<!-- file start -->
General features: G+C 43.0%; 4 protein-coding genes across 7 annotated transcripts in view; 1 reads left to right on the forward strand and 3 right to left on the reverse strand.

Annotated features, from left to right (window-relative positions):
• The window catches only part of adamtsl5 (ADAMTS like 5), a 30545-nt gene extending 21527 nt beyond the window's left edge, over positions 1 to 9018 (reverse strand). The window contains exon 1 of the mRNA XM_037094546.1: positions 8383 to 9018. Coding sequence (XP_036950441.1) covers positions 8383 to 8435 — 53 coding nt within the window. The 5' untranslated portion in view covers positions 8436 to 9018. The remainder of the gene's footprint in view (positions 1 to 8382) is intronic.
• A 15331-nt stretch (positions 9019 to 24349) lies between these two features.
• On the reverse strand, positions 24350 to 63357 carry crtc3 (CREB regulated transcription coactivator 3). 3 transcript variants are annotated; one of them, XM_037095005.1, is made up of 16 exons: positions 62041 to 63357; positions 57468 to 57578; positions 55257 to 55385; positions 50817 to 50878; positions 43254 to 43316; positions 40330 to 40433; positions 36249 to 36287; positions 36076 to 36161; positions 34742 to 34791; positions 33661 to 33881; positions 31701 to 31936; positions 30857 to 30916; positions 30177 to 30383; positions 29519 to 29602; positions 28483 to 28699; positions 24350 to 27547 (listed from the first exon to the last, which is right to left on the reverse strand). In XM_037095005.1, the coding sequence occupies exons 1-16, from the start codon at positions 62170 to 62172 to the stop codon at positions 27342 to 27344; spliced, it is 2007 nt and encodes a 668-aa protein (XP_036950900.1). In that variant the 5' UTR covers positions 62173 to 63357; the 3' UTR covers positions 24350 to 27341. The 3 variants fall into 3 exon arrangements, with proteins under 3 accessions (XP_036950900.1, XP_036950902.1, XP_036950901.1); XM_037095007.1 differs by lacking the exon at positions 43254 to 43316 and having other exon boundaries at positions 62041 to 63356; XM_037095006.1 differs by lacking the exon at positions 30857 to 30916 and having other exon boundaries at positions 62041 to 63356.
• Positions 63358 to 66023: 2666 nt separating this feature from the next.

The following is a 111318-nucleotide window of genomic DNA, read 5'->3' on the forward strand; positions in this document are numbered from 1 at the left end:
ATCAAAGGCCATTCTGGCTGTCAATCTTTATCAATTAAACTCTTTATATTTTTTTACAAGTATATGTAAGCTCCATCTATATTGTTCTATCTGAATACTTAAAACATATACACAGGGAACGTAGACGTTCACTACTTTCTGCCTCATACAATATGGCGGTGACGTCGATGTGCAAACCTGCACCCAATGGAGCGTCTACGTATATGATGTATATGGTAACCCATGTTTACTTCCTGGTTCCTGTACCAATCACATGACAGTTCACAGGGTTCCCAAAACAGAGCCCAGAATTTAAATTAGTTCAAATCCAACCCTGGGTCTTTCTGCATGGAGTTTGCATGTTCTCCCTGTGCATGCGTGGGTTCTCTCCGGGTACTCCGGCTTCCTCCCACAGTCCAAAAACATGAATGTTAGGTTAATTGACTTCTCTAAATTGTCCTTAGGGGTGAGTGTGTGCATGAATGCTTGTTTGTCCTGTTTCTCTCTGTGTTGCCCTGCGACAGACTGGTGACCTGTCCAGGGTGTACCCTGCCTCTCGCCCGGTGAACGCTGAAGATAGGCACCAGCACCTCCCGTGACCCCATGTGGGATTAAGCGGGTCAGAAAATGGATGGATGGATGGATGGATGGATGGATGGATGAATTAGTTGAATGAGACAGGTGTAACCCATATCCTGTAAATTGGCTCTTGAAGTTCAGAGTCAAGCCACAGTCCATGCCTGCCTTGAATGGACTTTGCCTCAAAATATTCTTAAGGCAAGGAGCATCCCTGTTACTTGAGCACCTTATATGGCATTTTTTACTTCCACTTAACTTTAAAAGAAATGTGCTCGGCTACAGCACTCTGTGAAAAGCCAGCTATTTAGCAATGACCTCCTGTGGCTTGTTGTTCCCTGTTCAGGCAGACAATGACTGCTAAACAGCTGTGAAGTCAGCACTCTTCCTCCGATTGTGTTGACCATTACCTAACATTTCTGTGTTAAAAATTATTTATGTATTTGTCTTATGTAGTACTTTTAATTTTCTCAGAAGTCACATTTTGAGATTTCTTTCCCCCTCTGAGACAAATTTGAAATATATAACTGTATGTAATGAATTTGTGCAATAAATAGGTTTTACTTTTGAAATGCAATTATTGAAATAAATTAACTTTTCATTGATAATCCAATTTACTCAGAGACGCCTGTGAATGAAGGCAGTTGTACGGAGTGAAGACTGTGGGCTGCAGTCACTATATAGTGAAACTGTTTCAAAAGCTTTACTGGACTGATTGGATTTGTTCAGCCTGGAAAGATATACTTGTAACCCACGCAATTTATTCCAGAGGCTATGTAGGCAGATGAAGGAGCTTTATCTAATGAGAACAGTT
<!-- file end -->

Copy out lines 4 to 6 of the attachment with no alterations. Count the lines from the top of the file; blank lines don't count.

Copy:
• A 15331-nt stretch (positions 9019 to 24349) lies between these two features.
• On the reverse strand, positions 24350 to 63357 carry crtc3 (CREB regulated transcription coactivator 3). 3 transcript variants are annotated; one of them, XM_037095005.1, is made up of 16 exons: positions 62041 to 63357; positions 57468 to 57578; positions 55257 to 55385; positions 50817 to 50878; positions 43254 to 43316; positions 40330 to 40433; positions 36249 to 36287; positions 36076 to 36161; positions 34742 to 34791; positions 33661 to 33881; positions 31701 to 31936; positions 30857 to 30916; positions 30177 to 30383; positions 29519 to 29602; positions 28483 to 28699; positions 24350 to 27547 (listed from the first exon to the last, which is right to left on the reverse strand). In XM_037095005.1, the coding sequence occupies exons 1-16, from the start codon at positions 62170 to 62172 to the stop codon at positions 27342 to 27344; spliced, it is 2007 nt and encodes a 668-aa protein (XP_036950900.1). In that variant the 5' UTR covers positions 62173 to 63357; the 3' UTR covers positions 24350 to 27341. The 3 variants fall into 3 exon arrangements, with proteins under 3 accessions (XP_036950900.1, XP_036950902.1, XP_036950901.1); XM_037095007.1 differs by lacking the exon at positions 43254 to 43316 and having other exon boundaries at positions 62041 to 63356; XM_037095006.1 differs by lacking the exon at positions 30857 to 30916 and having other exon boundaries at positions 62041 to 63356.
• Positions 63358 to 66023: 2666 nt separating this feature from the next.